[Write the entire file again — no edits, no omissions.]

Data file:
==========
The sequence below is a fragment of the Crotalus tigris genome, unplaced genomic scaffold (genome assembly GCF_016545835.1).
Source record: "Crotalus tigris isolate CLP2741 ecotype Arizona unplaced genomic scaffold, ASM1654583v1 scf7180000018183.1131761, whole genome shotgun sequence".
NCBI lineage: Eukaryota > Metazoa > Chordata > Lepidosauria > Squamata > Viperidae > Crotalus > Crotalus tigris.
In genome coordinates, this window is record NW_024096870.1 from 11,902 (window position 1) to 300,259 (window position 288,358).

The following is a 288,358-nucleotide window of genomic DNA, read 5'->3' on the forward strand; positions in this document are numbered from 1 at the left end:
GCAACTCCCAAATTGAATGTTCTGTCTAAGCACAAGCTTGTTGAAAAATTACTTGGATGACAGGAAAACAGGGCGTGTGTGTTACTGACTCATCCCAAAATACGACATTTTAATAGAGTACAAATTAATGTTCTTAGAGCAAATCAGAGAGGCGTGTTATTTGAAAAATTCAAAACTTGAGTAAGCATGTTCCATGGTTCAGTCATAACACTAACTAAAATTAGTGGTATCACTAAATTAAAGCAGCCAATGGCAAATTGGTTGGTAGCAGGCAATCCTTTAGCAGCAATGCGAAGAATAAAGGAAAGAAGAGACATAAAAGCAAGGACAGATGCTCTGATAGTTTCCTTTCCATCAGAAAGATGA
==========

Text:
The sequence below is a fragment of the Crotalus tigris genome, unplaced genomic scaffold (genome assembly GCF_016545835.1).
Source record: "Crotalus tigris isolate CLP2741 ecotype Arizona unplaced genomic scaffold, ASM1654583v1 scf7180000018183.1131761, whole genome shotgun sequence".
NCBI lineage: Eukaryota > Metazoa > Chordata > Lepidosauria > Squamata > Viperidae > Crotalus > Crotalus tigris.
In genome coordinates, this window is record NW_024096870.1 from 11,902 (window position 1) to 300,259 (window position 288,358).

The following is a 288,358-nucleotide window of genomic DNA, read 5'->3' on the forward strand; positions in this document are numbered from 1 at the left end:
GCAACTCCCAAATTGAATGTTCTGTCTAAGCACAAGCTTGTTGAAAAATTACTTGGATGACAGGAAAACAGGGCGTGTGTGTTACTGACTCATCCCAAAATACGACATTTTAATAGAGTACAAATTAATGTTCTTAGAGCAAATCAGAGAGGCGTGTTATTTGAAAAATTCAAAACTTGAGTAAGCATGTTCCATGGTTCAGTCATAACACTAACTAAAATTAGTGGTATCACTAAATTAAAGCAGCCAATGGCAAATTGGTTGGTAGCAGGCAATCCTTTAGCAGCAATGCGAAGAATAAAGGAAAGAAGAGACATAAAAGCAAGGACAGATGCTCTGATAGTTTCCTTTCCATCAGAAAGATGA